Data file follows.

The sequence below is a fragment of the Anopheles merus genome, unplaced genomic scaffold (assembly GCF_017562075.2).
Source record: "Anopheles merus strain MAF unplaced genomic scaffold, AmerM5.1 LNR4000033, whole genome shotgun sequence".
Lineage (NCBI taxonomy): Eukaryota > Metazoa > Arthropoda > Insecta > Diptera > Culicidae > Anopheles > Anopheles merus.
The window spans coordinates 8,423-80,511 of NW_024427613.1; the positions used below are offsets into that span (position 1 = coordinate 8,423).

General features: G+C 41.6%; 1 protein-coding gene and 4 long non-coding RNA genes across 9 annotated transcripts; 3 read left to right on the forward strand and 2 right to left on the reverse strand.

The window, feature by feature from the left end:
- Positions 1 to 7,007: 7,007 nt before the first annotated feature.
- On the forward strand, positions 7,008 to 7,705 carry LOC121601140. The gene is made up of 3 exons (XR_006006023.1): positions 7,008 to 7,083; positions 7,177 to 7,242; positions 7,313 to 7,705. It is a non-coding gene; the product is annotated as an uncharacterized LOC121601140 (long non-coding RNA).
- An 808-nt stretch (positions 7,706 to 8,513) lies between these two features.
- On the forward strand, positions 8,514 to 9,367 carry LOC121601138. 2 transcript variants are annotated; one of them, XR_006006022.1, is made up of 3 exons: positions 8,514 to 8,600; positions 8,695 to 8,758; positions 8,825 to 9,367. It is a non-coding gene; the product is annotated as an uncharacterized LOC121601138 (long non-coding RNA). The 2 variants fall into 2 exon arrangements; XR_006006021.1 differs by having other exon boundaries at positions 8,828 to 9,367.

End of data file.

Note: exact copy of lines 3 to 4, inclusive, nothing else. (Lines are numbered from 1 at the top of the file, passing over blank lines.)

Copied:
Lineage (NCBI taxonomy): Eukaryota > Metazoa > Arthropoda > Insecta > Diptera > Culicidae > Anopheles > Anopheles merus.
The window spans coordinates 8,423-80,511 of NW_024427613.1; the positions used below are offsets into that span (position 1 = coordinate 8,423).